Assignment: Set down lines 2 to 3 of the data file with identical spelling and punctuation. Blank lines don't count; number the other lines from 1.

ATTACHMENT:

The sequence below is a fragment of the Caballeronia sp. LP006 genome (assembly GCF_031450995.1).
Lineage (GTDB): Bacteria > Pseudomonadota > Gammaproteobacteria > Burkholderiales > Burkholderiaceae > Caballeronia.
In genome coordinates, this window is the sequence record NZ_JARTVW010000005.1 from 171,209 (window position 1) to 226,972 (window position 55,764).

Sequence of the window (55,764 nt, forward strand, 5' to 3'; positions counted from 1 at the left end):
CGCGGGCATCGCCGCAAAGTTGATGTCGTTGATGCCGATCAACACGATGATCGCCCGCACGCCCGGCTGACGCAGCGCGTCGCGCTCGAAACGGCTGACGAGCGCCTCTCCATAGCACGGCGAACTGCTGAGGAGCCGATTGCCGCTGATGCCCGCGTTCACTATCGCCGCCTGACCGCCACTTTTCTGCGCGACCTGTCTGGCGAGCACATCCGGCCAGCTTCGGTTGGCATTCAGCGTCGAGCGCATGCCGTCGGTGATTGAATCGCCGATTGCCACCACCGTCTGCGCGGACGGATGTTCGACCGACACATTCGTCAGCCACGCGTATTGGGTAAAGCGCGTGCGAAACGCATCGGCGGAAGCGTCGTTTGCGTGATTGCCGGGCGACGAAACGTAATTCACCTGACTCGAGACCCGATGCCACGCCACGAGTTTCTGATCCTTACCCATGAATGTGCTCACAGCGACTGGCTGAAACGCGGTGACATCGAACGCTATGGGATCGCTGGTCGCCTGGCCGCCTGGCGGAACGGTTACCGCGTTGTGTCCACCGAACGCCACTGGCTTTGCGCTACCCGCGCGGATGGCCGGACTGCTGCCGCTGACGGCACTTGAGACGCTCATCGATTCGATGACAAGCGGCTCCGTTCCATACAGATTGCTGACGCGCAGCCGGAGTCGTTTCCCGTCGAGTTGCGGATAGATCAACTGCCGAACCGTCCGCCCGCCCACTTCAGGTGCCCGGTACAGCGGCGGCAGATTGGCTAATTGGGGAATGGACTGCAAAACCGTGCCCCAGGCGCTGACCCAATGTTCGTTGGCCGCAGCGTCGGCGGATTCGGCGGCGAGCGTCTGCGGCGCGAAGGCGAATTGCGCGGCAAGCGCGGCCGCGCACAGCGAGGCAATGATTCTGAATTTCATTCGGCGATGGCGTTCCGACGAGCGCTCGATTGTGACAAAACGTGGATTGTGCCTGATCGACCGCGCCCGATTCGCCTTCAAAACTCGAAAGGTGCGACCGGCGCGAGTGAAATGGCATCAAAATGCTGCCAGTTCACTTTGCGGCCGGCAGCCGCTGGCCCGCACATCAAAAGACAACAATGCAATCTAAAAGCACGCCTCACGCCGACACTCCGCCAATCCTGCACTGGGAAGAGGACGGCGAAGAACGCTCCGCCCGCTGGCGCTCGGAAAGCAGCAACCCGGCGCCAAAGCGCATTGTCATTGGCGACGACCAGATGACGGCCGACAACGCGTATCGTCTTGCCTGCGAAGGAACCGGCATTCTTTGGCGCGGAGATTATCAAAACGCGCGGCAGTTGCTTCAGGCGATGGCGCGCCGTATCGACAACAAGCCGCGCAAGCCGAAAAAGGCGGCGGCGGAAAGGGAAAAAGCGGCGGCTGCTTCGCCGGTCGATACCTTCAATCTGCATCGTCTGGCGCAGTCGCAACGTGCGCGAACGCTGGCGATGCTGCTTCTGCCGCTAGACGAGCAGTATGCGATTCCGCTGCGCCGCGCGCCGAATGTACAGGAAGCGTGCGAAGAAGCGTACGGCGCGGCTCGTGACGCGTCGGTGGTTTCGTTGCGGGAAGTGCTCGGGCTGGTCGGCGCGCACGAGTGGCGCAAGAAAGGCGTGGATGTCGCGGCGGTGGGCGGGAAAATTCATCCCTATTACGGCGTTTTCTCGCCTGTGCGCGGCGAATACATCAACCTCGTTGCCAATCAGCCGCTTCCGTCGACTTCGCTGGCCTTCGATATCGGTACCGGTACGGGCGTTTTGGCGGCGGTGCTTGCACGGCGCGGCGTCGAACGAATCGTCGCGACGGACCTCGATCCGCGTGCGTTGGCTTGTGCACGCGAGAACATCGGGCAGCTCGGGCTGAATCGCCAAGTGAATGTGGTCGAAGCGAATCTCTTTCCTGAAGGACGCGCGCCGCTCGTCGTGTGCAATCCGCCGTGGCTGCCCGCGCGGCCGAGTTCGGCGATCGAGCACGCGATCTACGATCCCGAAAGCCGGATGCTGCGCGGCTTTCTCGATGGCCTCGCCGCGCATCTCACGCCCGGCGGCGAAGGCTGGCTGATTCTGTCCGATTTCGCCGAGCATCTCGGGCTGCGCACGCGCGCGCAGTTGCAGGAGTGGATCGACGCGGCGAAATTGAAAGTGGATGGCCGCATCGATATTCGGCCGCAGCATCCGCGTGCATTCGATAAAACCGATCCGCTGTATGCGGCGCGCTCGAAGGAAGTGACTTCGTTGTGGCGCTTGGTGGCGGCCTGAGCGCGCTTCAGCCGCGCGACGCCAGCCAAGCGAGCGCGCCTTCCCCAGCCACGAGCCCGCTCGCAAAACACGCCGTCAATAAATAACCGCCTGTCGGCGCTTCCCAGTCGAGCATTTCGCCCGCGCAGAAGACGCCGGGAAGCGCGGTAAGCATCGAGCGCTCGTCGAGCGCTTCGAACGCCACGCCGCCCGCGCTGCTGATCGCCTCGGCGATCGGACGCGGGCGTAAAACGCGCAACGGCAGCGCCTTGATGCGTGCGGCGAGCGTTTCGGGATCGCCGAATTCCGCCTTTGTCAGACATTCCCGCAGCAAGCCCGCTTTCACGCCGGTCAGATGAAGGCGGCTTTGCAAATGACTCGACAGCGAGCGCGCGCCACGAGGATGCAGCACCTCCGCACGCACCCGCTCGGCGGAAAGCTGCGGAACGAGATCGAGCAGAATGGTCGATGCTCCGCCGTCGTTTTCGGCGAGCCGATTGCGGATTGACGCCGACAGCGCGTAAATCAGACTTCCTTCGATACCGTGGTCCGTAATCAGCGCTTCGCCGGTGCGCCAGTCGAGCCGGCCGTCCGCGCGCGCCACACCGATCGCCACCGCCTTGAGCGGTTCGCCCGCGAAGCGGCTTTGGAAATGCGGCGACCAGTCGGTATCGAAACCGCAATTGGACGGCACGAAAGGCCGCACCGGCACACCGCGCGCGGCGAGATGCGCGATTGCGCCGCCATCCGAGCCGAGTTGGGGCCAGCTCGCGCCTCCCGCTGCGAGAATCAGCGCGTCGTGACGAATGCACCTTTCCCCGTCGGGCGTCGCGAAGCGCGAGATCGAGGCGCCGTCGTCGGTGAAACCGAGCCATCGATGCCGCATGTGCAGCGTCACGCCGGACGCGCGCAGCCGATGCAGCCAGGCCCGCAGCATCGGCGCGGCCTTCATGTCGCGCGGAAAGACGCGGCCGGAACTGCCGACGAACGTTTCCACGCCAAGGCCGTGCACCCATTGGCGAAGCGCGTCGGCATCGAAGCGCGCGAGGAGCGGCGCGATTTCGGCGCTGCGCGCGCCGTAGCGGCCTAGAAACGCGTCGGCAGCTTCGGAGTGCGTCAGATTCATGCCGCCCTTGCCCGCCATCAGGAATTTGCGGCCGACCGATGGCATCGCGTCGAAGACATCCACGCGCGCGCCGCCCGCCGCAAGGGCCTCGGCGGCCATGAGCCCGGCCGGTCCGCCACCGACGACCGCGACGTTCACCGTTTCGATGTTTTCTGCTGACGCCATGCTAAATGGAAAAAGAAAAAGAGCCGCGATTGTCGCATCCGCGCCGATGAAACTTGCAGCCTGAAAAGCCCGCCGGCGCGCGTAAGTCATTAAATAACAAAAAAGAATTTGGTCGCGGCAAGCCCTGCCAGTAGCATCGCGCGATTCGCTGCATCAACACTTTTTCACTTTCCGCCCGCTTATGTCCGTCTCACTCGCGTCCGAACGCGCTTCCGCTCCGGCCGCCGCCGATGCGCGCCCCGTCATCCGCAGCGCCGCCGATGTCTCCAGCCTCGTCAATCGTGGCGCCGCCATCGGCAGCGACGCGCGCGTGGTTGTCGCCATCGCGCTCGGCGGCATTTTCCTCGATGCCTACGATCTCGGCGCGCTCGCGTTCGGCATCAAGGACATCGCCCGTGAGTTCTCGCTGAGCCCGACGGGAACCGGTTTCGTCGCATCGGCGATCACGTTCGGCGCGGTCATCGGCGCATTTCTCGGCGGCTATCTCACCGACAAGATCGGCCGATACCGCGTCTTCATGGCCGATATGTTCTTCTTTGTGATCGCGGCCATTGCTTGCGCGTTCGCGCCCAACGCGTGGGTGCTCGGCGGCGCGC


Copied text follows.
Lineage (GTDB): Bacteria > Pseudomonadota > Gammaproteobacteria > Burkholderiales > Burkholderiaceae > Caballeronia.
In genome coordinates, this window is the sequence record NZ_JARTVW010000005.1 from 171,209 (window position 1) to 226,972 (window position 55,764).